During 1955 development at OLP continued at a brisk pace. In January the Holy Name Society was formed, lead by Edward Reilly, President, and Arthur Huber, Vice President, August Matarano, Secretary, Novell Geoghegan, Recording Secretary, and Edward Halloran, Treasurer. Also, the Ladies Sodality convened their first meeting with Marge Huber, President, Helen Iggens, Vice President, Hermine Keleman, Secretary, Lois Niehof, Recording Secretary, and Mini Crain, Treasurer. The ladies' Sewing Circle was formed by Mrs. Horstdaniel and Mrs. Wirthlin.
 
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Construction of the church and school began January 17, 1955. Father Duggan wanted special recognition for Mr. and Mrs. Fisher, who permitted all parish meetings to be held at their home, and for Mrs. Horstdaniel, who provided the use of her home to the Quilters on Wednesday evenings.

The Laying of the Cornerstone ceremony followed the blessing by Archbishop Joseph Ritter on April 23, 1955. Later that year the first Mass in the new chapel took place on August 27, 1955. The parish school opened on September 6 with an enrollment of 123 students. Tuition was $20.00 per child for families registered in the parish. Archbishop Ritter returned on October 30 to dedicate the new church.

In December the old farm house was abandoned and the rectory was moved to a house on Pinewood. Father Duggan expressed his gratitude to the members of the Parish Board throughout the organizational process “for their assiduous efforts for successful parochial endeavors.” The Board members at the time were Mr. Ewers, Mr. Thomas, Mr. Kissel, Mr. Pell and Mr. Fisher. The Board’s mission was “To revivify that spirit of devotedness to all spiritual, moral, material and social purposes for Our Lady."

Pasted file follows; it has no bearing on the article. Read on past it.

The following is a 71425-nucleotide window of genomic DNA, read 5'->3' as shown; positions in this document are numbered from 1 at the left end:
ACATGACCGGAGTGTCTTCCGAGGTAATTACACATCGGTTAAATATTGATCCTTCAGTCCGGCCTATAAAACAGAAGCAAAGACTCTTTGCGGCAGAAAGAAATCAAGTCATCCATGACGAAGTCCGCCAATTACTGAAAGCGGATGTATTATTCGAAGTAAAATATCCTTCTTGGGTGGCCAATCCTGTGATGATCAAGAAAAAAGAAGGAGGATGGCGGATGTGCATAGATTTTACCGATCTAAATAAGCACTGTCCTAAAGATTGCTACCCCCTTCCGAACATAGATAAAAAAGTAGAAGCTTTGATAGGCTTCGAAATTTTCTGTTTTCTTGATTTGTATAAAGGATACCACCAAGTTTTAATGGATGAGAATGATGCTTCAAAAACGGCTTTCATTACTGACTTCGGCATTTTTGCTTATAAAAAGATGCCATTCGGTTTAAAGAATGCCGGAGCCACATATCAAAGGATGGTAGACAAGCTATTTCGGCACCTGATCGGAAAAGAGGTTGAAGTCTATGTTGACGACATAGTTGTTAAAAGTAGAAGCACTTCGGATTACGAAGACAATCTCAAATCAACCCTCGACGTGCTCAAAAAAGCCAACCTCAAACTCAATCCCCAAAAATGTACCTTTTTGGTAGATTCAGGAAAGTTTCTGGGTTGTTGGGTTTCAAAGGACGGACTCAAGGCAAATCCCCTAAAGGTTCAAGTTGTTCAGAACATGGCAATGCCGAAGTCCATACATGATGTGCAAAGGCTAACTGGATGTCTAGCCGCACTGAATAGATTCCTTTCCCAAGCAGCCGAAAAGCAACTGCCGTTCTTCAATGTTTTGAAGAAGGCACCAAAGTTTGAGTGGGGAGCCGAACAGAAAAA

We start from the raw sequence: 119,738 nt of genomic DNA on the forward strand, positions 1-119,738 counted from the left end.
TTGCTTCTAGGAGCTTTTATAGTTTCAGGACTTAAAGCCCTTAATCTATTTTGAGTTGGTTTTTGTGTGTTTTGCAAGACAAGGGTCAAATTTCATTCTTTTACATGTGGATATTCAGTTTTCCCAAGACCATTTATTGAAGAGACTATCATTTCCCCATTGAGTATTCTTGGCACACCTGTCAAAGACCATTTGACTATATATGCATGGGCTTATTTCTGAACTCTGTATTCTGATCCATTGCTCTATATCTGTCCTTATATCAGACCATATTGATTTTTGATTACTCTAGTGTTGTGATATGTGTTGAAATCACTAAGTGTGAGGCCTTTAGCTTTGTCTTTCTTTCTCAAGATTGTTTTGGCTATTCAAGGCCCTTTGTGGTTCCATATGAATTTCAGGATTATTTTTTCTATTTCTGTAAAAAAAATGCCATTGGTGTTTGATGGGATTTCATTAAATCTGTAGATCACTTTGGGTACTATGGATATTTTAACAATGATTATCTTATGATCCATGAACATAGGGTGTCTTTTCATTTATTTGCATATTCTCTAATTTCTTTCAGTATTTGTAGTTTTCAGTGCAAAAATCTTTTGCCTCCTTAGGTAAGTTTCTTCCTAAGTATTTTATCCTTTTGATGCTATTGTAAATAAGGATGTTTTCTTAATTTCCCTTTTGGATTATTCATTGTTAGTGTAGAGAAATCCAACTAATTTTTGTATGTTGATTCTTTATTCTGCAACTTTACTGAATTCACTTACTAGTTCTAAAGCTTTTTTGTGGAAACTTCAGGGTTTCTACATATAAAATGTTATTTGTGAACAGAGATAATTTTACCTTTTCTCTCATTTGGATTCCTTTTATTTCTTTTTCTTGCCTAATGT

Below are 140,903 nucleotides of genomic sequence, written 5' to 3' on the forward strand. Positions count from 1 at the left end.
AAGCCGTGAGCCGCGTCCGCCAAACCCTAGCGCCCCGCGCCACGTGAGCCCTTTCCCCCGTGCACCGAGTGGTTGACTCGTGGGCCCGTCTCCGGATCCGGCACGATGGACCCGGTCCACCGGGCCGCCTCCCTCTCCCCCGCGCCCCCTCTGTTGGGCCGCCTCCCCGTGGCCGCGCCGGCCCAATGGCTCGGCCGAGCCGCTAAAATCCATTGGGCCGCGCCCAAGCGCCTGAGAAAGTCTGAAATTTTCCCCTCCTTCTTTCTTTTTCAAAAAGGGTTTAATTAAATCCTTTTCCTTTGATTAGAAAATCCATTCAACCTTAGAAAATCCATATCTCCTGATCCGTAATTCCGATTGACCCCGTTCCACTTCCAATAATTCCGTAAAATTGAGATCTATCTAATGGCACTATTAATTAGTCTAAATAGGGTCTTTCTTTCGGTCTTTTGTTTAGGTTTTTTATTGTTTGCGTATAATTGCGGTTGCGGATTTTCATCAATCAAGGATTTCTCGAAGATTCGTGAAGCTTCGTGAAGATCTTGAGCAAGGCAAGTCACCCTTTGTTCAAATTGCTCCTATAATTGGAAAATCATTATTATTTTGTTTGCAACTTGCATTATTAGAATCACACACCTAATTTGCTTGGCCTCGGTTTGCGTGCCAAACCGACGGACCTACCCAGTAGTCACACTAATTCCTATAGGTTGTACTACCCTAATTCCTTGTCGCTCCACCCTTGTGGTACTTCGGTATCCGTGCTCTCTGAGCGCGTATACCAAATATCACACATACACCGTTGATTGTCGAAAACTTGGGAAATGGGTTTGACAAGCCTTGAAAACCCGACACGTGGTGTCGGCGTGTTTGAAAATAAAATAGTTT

By April, 1956 the parish roster had grown from the original 25 families to 338. The first Parish School of Religion (PSR) program began in September with classes held on Saturday mornings.
 
 

In April of 1957 outside shrines for the Blessed Virgin and St. Francis were constructed. Donations from the Ed Rielly and Wilhelm families made it possible for Joseph Tonkovich to construct the shrines. Marge Huber and Elizabeth Mizerany carpeted the sanctuary. The Block Rosary Program was started by Terri Ott. By this time the temporary convent was being used for classrooms.

In 1958 a pavilion was purchased for $200 from a watermelon stand on Chippewa and was added to the OLP parish grounds. The parishioners involved in this project were Fr. Duggan, Jim Dwyer, Paul Didion, Joe Freidman, Earl Lakebrink, Al Degenhart and Walter Sauer. Clarence Breummer is recognized for repainting the cafeteria.

IN BRIEF | FIRST DECADE | BUILDING OF THE CHURCH